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Stephen Strasburg stifles Yankees but Dusty Baker wants him happier

Stephen Strasburg delivers. (Photo by Katherine Frey/The Washington Post)

VIERA, Fla. — In his fourth start of the spring season, Stephen Strasburg was at his best. Even though he took the mound against the Yankees’ cross-state traveling squad, Strasburg spun five scoreless innings, allowed six hits, walked none and pitched out of jams. He needed only 68 pitches and notched nine strikeouts.

“It’s progress,” Strasburg said after the 13-0 win over the Yankees. “My change-up was a lot better [Wednesday]. I feel like I was finishing the pitch better and not yanking it as many times. The curveball felt good. Fastball command, yeah, always gonna work on that.”

But Strasburg undersold how dominating his change-up was Wednesday. In fact, he was underselling his entire performance — but more on that later. Strasburg has said he wants to improve that change-up this spring and learn to throw it to a different spot over the plate. He victimized a few Yankees with the pitch, which appeared to have sharper but less overall movement to the untrained eye.

“It’s easy for them to spit on it when it’s yanked out of the hand,” Strasburg said. “It’s not a pitch that’s competitive so I throw it hard and let it work.”

Manager Dusty Baker had another way of describing the pitch: “Boy, his change-up was electric.”

Baker said catcher Wilson Ramos directed Strasburg well through his five innings of work, particularly during one jam in which he loaded the bases with no outs. Baker said the bench was hoping for the strikeout followed by a double play, which capped a scoreless third inning. Even then, Baker noticed Strasburg wasn’t happy or emotional.

“He threw the ball well and he still came off the field shaking his head like he didn’t throw the ball well,” Baker said. “So I’m learning about Stras. Is he ever really happy? Well, we’re trying to make him happier. Just appreciate when you have a good outing, because there’s plenty of bad ones coming. And who knows, this might be the year when he doesn’t have any?”

>>> Baker was pleased with the Nationals’ offense against the Yankees, who started Masahiro Tanaka — the Nationals shelled him for seven runs on nine hits over four innings. The third inning provided the Nationals’ best effort: Ben Revere singled, Anthony Rendon singled, Bryce Harper walked, Ryan Zimmerman grounded out but drove in a run, Jayson Werth singled (and was later thrown out at home), Chris Heisey doubled, Wilson Ramos homered and then Brendan Ryan grounded out to end the frame.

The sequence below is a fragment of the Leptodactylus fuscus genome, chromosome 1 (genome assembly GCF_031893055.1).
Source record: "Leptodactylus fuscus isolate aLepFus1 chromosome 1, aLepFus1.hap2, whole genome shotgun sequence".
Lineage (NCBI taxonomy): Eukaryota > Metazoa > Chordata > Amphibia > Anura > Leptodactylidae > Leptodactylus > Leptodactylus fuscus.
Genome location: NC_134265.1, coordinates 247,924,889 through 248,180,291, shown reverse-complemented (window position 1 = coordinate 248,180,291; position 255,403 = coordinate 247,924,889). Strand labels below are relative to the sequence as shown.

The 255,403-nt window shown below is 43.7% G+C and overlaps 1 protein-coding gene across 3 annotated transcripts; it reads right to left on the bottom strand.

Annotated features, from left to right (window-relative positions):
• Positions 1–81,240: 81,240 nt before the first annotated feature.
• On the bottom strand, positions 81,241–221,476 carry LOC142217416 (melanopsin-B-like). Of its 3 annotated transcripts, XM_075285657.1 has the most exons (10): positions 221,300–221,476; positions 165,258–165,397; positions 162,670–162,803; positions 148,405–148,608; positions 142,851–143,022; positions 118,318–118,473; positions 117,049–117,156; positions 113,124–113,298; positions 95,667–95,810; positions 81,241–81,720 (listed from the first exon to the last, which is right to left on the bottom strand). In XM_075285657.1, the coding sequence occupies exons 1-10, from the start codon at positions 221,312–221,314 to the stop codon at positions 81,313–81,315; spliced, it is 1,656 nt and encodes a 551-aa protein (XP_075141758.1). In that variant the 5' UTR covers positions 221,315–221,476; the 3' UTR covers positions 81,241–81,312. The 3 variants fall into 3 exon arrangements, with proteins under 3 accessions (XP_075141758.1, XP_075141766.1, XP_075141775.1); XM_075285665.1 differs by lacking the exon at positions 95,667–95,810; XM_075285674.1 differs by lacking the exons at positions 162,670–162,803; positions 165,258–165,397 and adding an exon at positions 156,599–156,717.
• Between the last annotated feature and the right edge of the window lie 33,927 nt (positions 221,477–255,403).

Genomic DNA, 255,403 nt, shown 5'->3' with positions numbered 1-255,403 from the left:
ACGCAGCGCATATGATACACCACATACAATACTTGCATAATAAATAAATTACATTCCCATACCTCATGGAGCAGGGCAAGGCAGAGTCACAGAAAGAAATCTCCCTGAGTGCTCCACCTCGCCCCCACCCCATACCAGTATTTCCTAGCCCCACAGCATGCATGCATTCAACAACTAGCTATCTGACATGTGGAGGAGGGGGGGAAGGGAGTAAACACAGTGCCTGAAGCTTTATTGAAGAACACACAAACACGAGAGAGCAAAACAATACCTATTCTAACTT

“It appears that off day came right on time,” Baker said. “Our legs seemed fresh. We seemed quicker, rejuvenated. Especially the guys that started the game. Anthony Rendon, that’s the best I’ve seen him so far this year.”

>>> Baker is giving players staggered, unscheduled days off. “When I think you’re looking good and might be close to ready, see you tomorrow,” he said.

Players don’t have to come to the stadium during their days off. They can stay at home to rest, pack up their belongings for the trip back to D.C., spend time with the family or lounge at the beach. Werth was gone the other day. Revere gets one Thursday.

“That’s what [Tommy] Lasorda used to do for us,” Baker said.

>>> Danny Espinosa won’t play at home at Space Coast Stadium because, according to Baker, he has trouble seeing the ball thanks to the batter’s eye. Baker said Espinosa, who is 3 for 25 this spring, will play road games and minor league games at home with Class AA and AAA players.

>>> Baker said Shawn Kelley, who has recently only pitched on the minor league side, is doing so simply to build up his workload. “Kelley is pretty much kind of a lock here but we just gotta get him straight and get his innings in, and having the other guys come here so we can see ‘em and see ‘em against competition,” Baker said.

In recent appearances, Kelley was clocked by scouts at 89-91 mph. His fastball averaged 91.9 mph last season with the Padres. He has allowed three runs in 4 1/3 big league spring training innings, striking out one and walking one.